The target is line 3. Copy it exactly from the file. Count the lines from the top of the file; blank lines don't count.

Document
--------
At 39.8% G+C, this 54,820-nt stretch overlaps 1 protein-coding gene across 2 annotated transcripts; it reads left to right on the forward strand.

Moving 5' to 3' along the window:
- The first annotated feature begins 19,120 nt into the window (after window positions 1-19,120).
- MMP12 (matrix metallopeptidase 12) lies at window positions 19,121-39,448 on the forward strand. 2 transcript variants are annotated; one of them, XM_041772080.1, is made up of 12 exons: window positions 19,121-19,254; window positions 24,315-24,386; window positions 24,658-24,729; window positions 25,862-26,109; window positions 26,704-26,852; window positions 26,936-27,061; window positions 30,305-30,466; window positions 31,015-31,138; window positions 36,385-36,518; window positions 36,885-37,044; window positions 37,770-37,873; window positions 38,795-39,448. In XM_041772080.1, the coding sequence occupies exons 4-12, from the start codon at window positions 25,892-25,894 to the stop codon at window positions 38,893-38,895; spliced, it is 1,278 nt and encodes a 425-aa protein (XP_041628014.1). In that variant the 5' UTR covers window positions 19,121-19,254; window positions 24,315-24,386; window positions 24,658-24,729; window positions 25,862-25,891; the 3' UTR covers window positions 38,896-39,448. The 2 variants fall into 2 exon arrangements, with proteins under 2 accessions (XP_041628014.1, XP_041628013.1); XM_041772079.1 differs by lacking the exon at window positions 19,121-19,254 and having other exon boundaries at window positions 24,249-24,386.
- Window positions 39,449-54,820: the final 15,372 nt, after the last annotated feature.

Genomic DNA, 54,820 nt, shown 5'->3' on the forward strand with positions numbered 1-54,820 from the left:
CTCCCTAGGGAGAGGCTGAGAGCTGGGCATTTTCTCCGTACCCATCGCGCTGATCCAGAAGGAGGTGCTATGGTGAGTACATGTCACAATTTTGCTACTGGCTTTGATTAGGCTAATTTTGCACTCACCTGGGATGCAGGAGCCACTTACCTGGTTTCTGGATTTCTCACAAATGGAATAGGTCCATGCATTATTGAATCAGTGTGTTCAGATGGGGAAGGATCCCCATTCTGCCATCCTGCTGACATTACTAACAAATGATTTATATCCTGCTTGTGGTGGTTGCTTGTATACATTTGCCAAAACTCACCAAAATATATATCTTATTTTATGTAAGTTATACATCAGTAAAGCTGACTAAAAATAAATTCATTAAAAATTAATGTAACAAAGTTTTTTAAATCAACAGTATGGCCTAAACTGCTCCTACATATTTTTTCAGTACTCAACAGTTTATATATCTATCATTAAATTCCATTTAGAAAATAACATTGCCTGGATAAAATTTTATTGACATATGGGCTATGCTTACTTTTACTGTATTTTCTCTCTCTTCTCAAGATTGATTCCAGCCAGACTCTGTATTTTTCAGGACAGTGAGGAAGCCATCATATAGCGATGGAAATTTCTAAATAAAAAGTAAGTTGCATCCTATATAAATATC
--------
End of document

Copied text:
- The first annotated feature begins 19,120 nt into the window (after window positions 1-19,120).